4
Jul

(Re)Building American Design, Manufacturing, & Infrastructure

American design lessons from our forefathers – “Striving for more equality, pushing boundaries, and creating constant mechanisms for improvement: whether in the field of politics or products, excellence has certain traits in common.”

This July 4, 2017 rang in the United States’ 241st anniversary of independence.  In terms of designers, architects, engineers, and manufacturers, here are a few areas American design has impacted our great country and the world.

Through redesigning and always pushing the boundaries, the voting system in the U.S. has been working towards improvement and allowing further flexibility and inclusive measures such as audio-guided voting for hearing-impaired voters, a tactile controller for blind voters, and more user-friendly systems for all.

Designers have used modern repair and structural strengthening techniques to rebuild and restore some of the most precious buildings in the U.S. The restoration projects on the Capitol building have been an important renewing of a symbol that represents America and our heritage.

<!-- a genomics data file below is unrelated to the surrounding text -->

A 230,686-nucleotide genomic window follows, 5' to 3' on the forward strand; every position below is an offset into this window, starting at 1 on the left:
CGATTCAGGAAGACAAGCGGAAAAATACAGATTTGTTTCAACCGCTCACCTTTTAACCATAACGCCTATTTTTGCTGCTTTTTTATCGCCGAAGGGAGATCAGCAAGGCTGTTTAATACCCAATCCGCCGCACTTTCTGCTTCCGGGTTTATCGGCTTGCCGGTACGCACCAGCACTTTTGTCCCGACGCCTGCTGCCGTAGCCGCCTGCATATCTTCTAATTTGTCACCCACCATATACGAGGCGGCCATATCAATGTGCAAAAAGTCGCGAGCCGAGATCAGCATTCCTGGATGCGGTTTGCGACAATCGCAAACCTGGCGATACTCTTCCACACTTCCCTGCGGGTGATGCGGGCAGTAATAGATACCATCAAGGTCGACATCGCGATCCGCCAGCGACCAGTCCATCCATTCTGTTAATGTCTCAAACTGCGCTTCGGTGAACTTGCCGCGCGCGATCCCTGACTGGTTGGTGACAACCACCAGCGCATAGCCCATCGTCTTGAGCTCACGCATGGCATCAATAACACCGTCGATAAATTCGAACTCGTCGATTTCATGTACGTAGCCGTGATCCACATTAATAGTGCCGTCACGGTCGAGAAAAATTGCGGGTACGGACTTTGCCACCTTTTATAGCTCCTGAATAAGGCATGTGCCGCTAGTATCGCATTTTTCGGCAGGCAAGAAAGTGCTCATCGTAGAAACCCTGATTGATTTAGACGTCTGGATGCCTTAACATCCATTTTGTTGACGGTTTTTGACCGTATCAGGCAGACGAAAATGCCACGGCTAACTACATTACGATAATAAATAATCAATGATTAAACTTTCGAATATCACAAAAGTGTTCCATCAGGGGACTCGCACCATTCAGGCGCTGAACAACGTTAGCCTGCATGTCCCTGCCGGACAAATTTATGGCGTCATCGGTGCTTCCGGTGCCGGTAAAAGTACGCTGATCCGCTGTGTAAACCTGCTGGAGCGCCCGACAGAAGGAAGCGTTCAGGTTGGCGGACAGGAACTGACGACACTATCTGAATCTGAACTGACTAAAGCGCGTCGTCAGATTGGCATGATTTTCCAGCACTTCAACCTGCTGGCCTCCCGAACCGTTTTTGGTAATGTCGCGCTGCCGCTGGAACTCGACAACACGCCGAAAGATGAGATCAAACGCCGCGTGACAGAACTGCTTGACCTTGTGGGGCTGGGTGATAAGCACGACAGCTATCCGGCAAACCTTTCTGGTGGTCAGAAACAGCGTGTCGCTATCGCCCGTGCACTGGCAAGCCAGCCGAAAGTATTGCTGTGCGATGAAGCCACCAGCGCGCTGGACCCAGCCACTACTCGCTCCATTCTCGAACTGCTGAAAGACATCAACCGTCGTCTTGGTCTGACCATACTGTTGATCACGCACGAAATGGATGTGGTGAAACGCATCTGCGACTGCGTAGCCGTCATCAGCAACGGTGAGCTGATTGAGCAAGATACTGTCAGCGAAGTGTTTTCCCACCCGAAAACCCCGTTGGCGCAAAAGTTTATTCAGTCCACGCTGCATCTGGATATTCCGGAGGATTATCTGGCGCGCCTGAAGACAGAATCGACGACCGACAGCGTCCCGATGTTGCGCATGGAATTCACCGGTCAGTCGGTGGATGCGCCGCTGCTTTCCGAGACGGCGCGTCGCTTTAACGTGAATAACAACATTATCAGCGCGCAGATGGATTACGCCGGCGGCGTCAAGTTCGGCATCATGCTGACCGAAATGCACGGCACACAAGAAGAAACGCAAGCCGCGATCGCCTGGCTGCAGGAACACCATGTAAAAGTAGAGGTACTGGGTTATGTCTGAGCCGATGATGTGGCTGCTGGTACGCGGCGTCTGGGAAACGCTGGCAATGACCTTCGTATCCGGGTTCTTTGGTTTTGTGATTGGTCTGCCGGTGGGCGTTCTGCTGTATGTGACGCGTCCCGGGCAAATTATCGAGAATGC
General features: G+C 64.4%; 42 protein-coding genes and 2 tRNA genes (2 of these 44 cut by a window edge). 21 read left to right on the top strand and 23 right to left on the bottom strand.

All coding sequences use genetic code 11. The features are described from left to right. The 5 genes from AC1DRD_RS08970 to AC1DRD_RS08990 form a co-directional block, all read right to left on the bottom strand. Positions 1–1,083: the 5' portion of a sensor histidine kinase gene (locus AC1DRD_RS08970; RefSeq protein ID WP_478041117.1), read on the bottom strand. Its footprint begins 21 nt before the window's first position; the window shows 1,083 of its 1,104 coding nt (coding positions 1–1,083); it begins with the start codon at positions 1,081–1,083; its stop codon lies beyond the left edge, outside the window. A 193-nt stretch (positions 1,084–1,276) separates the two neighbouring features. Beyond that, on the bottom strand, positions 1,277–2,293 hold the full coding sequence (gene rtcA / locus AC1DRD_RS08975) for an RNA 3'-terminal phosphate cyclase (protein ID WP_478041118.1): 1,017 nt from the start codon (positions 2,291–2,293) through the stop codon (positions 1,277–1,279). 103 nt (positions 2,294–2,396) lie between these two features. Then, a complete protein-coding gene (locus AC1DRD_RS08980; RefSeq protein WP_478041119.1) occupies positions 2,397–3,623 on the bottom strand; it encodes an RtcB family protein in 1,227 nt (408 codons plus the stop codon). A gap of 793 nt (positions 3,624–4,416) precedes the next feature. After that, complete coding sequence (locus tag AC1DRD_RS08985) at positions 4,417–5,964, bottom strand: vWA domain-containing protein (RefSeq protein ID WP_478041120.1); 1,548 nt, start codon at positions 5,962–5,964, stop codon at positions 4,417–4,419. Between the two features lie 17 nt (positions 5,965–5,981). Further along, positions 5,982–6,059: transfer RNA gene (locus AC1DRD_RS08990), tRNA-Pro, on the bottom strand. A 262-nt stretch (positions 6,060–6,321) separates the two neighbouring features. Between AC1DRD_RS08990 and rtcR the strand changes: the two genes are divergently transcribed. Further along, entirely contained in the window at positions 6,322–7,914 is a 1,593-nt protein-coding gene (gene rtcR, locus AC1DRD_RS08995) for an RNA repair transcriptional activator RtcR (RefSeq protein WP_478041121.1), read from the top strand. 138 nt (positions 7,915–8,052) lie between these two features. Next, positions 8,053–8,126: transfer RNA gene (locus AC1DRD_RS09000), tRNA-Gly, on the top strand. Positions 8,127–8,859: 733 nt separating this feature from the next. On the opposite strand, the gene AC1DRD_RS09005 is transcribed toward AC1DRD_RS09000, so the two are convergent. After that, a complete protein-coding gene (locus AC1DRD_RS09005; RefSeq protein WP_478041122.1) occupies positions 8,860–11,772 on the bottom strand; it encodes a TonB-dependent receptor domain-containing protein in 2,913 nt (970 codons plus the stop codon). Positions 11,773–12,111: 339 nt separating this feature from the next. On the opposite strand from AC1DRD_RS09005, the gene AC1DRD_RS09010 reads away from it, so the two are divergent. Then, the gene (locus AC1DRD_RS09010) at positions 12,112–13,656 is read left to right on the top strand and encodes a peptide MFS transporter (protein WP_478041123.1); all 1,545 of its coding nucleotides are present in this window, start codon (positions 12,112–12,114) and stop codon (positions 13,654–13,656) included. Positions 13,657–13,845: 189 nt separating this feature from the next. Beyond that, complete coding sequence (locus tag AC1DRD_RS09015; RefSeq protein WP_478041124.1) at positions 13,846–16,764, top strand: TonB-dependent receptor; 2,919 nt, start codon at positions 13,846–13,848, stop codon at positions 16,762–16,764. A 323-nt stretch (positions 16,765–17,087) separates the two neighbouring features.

Designers and workers are always developing better infrastructure for the future. The Panama Canal Expansion project and upgrading New Orleans and other trade cities, are just a couple ways that trade routes have been improved over time and bring our country, and the world we’re a part of, closer together.

Organizations like the Air Force have begun using 3D modeling techniques to digitize accident sites using point-cloud data and ReCap. Leveraging these technologies will allow for better search & rescue, future preventative data, and reducing search and clean-up crews’ exposure to hazardous materials or potential danger.

Reclaiming American Manufacturing – By solving bigger problems, creating better products, and thriving with Automation, America can rebuild the manufacturing workforce and production.  Titan Gilroy believes there is a willing workforce – all that is missing is the training. He’s fixing that too by building the “Titans of CNC: Academy.”

Seeing these impacts, projects, and innovations of pushing the boundaries are always inspiration to reflect, step out, and move forward with that American grit.

 

Inspired by: https://redshift.autodesk.com/celebrating

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